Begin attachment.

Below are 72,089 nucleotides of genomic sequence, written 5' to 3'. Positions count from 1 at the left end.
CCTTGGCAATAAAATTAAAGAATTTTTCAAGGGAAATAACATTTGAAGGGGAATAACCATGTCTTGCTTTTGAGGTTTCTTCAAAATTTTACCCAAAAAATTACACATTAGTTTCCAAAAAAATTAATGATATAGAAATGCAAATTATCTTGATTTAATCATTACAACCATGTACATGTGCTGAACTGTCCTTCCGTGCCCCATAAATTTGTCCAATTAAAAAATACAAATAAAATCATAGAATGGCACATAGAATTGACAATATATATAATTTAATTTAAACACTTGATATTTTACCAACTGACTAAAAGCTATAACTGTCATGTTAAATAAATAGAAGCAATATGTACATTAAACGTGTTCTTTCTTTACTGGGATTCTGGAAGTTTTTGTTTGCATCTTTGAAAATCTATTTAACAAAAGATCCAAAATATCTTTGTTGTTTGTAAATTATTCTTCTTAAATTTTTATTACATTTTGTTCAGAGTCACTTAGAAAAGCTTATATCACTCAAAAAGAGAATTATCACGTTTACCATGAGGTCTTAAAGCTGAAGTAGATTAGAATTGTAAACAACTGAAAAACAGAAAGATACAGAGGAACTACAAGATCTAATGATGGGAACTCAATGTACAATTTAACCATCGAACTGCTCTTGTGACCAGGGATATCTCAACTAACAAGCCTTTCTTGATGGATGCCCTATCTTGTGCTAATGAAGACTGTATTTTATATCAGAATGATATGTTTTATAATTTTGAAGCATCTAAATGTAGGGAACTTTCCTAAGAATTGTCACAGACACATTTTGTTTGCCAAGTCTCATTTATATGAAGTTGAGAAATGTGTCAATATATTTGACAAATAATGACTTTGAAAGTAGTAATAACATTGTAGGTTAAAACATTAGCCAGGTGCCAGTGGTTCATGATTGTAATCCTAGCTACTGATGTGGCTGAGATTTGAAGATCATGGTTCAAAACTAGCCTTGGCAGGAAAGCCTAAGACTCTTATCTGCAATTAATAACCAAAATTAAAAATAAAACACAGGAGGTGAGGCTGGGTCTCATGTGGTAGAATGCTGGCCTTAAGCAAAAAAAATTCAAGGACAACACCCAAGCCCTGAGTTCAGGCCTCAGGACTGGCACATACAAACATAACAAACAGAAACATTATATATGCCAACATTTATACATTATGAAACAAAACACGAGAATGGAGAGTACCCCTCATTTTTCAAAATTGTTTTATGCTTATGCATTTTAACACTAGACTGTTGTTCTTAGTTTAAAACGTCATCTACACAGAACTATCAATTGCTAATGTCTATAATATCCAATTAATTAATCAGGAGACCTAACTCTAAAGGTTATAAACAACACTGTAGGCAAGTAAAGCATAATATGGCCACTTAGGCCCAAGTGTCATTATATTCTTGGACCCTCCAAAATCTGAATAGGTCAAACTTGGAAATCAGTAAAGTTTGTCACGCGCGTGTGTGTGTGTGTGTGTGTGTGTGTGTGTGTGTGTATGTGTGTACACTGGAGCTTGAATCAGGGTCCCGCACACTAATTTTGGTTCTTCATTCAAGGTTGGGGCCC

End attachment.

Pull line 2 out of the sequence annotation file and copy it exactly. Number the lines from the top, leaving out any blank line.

CCTTGGCAATAAAATTAAAGAATTTTTCAAGGGAAATAACATTTGAAGGGGAATAACCATGTCTTGCTTTTGAGGTTTCTTCAAAATTTTACCCAAAAAATTACACATTAGTTTCCAAAAAAATTAATGATATAGAAATGCAAATTATCTTGATTTAATCATTACAACCATGTACATGTGCTGAACTGTCCTTCCGTGCCCCATAAATTTGTCCAATTAAAAAATACAAATAAAATCATAGAATGGCACATAGAATTGACAATATATATAATTTAATTTAAACACTTGATATTTTACCAACTGACTAAAAGCTATAACTGTCATGTTAAATAAATAGAAGCAATATGTACATTAAACGTGTTCTTTCTTTACTGGGATTCTGGAAGTTTTTGTTTGCATCTTTGAAAATCTATTTAACAAAAGATCCAAAATATCTTTGTTGTTTGTAAATTATTCTTCTTAAATTTTTATTACATTTTGTTCAGAGTCACTTAGAAAAGCTTATATCACTCAAAAAGAGAATTATCACGTTTACCATGAGGTCTTAAAGCTGAAGTAGATTAGAATTGTAAACAACTGAAAAACAGAAAGATACAGAGGAACTACAAGATCTAATGATGGGAACTCAATGTACAATTTAACCATCGAACTGCTCTTGTGACCAGGGATATCTCAACTAACAAGCCTTTCTTGATGGATGCCCTATCTTGTGCTAATGAAGACTGTATTTTATATCAGAATGATATGTTTTATAATTTTGAAGCATCTAAATGTAGGGAACTTTCCTAAGAATTGTCACAGACACATTTTGTTTGCCAAGTCTCATTTATATGAAGTTGAGAAATGTGTCAATATATTTGACAAATAATGACTTTGAAAGTAGTAATAACATTGTAGGTTAAAACATTAGCCAGGTGCCAGTGGTTCATGATTGTAATCCTAGCTACTGATGTGGCTGAGATTTGAAGATCATGGTTCAAAACTAGCCTTGGCAGGAAAGCCTAAGACTCTTATCTGCAATTAATAACCAAAATTAAAAATAAAACACAGGAGGTGAGGCTGGGTCTCATGTGGTAGAATGCTGGCCTTAAGCAAAAAAAATTCAAGGACAACACCCAAGCCCTGAGTTCAGGCCTCAGGACTGGCACATACAAACATAACAAACAGAAACATTATATATGCCAACATTTATACATTATGAAACAAAACACGAGAATGGAGAGTACCCCTCATTTTTCAAAATTGTTTTATGCTTATGCATTTTAACACTAGACTGTTGTTCTTAGTTTAAAACGTCATCTACACAGAACTATCAATTGCTAATGTCTATAATATCCAATTAATTAATCAGGAGACCTAACTCTAAAGGTTATAAACAACACTGTAGGCAAGTAAAGCATAATATGGCCACTTAGGCCCAAGTGTCATTATATTCTTGGACCCTCCAAAATCTGAATAGGTCAAACTTGGAAATCAGTAAAGTTTGTCACGCGCGTGTGTGTGTGTGTGTGTGTGTGTGTGTGTGTGTGTATGTGTGTACACTGGAGCTTGAATCAGGGTCCCGCACACTAATTTTGGTTCTTCATTCAAGGTTGGGGCCC